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Cochrent History, Family Crest & Coats of Arms



The roots of the name Cochrent are found among the Strathclyde-Briton people of the ancient Scottish/English Borderlands. Cochrent was originally found in Renfrewshire, where they took on the name of the lands of Cochrane in the parish of Paisley, near Glasgow. This place name is of uncertain derivation, perhaps stemming from the Welsh word "coch," meaning "red."

Early Origins of the Cochrent family


The surname Cochrent was first found in Renfrewshire (Gaelic: Siorrachd Rinn Friù), a historic county of Scotland, today encompassing the Council Areas of Renfrew, East Renfrewshire, and Iverclyde, in the Strathclyde region of southwestern Scotland, where the first record of the name was Waldeve de Coueran, who was witness to a charter issued by Dugal, son of Syfyn, to Walter Stewart, fifth Earl of Menteith, regarding several lands in Kintyre. William de Coughran of Lanark swore an oath of allegiance to King Edward I of England during his short conquest of Scotland in 1296. Walter Cochrane was the first record of the more popular spelling used today in 1262. His son William Cochrane, the second chief of the Clan, also rendered homage to King Edward I in 1296.

Early History of the Cochrent family


This web page shows only a small excerpt of our Cochrent research.
Another 231 words (16 lines of text) covering the years 1482, 1600, 1669, 1605, 1685, 1707, 1669, 1683, 1690, 1691, 1778, 1659, 1717, 1708 and 1713 are included under the topic Early Cochrent History in all our PDF Extended History products and printed products wherever possible.

Cochrent Spelling Variations


It is only in the last few hundred years that rules have developed and the process of spelling according to sound has been abandoned. Scottish names from before that time tend to appear under many different spelling variations. Cochrent has been spelled Cochrane, Cochran, Cocrane, Cocran, Cochren, Cockram, Cockran, Cockren and many more.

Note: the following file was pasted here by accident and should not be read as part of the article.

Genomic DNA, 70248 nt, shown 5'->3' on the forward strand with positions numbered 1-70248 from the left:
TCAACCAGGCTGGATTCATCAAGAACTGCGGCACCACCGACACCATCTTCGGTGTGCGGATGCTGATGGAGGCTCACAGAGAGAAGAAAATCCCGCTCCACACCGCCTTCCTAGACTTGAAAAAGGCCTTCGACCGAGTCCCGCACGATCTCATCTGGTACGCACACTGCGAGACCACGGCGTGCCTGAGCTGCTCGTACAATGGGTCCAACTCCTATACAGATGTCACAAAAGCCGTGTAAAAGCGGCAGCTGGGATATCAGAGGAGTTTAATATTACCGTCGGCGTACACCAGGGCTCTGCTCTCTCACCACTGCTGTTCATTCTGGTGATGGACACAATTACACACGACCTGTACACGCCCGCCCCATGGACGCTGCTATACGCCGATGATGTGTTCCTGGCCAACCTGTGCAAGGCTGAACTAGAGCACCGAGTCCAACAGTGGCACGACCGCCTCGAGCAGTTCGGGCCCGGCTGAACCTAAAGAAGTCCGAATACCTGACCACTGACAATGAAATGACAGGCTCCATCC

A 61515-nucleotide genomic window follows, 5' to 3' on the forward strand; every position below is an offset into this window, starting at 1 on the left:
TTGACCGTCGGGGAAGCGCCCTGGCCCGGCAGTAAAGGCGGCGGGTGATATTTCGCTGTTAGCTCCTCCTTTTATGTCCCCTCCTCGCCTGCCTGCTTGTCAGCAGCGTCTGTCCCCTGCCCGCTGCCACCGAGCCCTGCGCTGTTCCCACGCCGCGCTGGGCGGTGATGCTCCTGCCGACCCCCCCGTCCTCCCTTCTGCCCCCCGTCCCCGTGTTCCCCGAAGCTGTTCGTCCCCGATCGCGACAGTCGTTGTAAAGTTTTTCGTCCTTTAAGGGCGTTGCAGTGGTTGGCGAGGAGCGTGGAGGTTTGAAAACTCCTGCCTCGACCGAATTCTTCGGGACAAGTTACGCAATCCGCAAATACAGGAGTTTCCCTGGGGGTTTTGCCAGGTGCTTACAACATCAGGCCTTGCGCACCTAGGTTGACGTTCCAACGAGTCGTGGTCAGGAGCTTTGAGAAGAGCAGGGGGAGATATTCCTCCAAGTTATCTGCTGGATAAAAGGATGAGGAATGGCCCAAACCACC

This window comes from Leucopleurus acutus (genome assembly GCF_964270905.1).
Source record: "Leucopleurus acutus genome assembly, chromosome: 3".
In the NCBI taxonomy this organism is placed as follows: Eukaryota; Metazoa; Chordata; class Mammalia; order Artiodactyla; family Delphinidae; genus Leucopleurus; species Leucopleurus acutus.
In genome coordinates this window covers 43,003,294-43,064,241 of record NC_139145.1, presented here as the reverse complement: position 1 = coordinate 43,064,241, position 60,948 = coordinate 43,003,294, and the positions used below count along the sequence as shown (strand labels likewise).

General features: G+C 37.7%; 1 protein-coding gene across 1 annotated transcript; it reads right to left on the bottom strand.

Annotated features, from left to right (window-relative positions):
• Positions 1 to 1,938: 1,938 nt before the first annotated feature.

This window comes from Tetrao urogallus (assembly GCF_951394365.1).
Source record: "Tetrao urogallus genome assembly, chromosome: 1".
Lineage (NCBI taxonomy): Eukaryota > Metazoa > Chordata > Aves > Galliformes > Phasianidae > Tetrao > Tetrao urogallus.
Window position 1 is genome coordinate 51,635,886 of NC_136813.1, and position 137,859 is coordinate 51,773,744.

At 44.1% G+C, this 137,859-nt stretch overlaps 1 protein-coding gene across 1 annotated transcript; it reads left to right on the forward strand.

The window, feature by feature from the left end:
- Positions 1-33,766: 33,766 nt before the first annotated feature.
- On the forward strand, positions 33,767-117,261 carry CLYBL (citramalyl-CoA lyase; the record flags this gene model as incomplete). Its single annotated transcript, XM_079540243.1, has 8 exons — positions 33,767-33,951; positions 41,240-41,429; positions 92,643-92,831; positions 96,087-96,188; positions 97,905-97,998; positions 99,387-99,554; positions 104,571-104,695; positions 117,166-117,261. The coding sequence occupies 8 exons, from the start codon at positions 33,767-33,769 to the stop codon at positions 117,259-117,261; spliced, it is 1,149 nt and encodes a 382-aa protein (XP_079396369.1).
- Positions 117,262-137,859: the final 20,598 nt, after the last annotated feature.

Early Notables of the Cochrent family (pre 1700)


Notable amongst the family at this time was William Cochrane (1605-1685), 1st Earl of Dundonald. Of his children was Sir John Cochrane (d. 1707), who was a Member of Parliament for Ayrshire in 1669; he was suspected of complicity in the Rye House Plot, and fled to Holland in 1683, returned...
Another 55 words (4 lines of text) are included under the topic Early Cochrent Notables in all our PDF Extended History products and printed products wherever possible.

Migration of the Cochrent family to Ireland


Some of the Cochrent family moved to Ireland, but this topic is not covered in this excerpt.
Another 51 words (4 lines of text) about their life in Ireland is included in all our PDF Extended History products and printed products wherever possible.

Migration of the Cochrent family to the New World and Oceana


Unwelcome in their beloved homeland, many Scots sailed for the colonies of North America. There, they found land and freedom, and even the opportunity to make a new nation in the American War of Independence. These Scottish settlers played essential roles in the founding of the United States, and the shaping of contemporary North America. Among them: Hugues Cochran, who settled in Quebec in 1685; Richard Cochrane, who came to Antigua in 1709; Agnes Cochran, who settled in Charles Town, SC in 1772; Ann Cochran, a Scotch-Irish settler, who came to New Hampshire in 1722.

The Cochrent Motto


The motto was originally a war cry or slogan. Mottoes first began to be shown with arms in the 14th and 15th centuries, but were not in general use until the 17th century. Thus the oldest coats of arms generally do not include a motto. Mottoes seldom form part of the grant of arms: Under most heraldic authorities, a motto is an optional component of the coat of arms, and can be added to or changed at will; many families have chosen not to display a motto.

Motto: Virtute et labore
Motto Translation: By valour and exertion.


Cochrent Family Crest Products



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